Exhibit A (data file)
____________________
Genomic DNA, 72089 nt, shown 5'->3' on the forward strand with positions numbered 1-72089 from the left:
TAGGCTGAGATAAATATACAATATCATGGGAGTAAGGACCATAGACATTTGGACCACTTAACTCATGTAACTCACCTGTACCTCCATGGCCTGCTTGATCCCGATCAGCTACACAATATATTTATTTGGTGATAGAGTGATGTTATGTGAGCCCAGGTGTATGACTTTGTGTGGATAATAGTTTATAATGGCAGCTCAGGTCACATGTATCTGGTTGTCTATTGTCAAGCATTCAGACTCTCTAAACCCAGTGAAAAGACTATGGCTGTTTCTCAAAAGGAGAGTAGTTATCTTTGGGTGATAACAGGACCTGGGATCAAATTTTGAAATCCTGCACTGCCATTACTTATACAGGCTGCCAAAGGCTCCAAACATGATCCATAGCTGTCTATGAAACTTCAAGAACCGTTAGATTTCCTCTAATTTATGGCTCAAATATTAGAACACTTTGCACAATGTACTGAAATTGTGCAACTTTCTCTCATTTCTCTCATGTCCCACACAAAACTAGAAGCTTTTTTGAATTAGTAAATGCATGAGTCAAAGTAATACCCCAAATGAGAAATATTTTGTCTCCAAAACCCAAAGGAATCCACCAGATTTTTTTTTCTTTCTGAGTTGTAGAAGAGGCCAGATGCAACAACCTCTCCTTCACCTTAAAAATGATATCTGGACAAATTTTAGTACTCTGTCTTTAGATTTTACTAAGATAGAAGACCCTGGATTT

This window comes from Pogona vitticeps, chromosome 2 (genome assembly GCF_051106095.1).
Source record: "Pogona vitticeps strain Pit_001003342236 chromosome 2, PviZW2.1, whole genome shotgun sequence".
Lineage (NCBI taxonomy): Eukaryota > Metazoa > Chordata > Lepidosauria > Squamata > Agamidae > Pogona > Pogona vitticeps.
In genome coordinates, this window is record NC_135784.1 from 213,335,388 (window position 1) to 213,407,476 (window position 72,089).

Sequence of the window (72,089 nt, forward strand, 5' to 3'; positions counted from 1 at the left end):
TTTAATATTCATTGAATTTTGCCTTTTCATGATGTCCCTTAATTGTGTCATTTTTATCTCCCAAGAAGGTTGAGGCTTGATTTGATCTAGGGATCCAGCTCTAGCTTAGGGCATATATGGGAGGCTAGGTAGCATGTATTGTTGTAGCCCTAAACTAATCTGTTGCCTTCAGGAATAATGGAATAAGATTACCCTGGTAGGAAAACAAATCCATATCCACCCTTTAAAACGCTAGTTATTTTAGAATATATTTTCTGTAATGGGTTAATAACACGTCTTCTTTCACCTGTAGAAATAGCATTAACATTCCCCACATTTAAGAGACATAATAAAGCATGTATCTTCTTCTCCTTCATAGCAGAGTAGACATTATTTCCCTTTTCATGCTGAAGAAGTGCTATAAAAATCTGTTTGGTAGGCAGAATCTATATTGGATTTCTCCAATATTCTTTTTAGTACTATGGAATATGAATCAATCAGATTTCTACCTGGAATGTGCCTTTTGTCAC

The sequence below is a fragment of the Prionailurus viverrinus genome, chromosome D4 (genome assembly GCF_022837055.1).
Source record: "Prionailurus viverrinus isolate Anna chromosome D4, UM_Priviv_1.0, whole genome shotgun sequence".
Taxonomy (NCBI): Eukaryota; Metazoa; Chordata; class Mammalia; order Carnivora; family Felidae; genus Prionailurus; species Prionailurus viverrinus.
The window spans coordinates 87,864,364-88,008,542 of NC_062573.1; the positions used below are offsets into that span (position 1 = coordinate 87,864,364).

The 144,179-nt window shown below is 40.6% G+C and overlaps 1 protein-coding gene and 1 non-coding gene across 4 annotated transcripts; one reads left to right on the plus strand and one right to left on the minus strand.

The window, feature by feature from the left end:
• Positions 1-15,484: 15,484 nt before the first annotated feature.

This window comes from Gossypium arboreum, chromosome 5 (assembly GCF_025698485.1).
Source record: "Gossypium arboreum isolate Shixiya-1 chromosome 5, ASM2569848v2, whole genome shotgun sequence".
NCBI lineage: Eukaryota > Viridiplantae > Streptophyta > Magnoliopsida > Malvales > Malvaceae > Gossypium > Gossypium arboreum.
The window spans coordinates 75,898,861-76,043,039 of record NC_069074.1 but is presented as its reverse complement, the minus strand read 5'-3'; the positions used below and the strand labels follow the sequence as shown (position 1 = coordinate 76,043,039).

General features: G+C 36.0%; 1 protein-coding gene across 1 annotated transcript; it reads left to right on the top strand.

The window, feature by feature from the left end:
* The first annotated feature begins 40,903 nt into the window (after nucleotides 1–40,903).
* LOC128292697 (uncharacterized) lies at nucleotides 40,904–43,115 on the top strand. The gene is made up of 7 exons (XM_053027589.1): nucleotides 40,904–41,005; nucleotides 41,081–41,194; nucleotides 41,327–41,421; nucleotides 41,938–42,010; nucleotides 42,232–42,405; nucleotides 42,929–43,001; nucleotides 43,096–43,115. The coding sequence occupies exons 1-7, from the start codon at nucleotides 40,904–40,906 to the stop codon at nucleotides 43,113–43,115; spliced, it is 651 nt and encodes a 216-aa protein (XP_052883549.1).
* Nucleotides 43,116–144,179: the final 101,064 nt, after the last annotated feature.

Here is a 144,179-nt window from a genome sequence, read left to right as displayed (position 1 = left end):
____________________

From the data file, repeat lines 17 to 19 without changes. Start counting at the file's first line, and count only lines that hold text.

Source record: "Gossypium arboreum isolate Shixiya-1 chromosome 5, ASM2569848v2, whole genome shotgun sequence".
NCBI lineage: Eukaryota > Viridiplantae > Streptophyta > Magnoliopsida > Malvales > Malvaceae > Gossypium > Gossypium arboreum.
The window spans coordinates 75,898,861-76,043,039 of record NC_069074.1 but is presented as its reverse complement, the minus strand read 5'-3'; the positions used below and the strand labels follow the sequence as shown (position 1 = coordinate 76,043,039).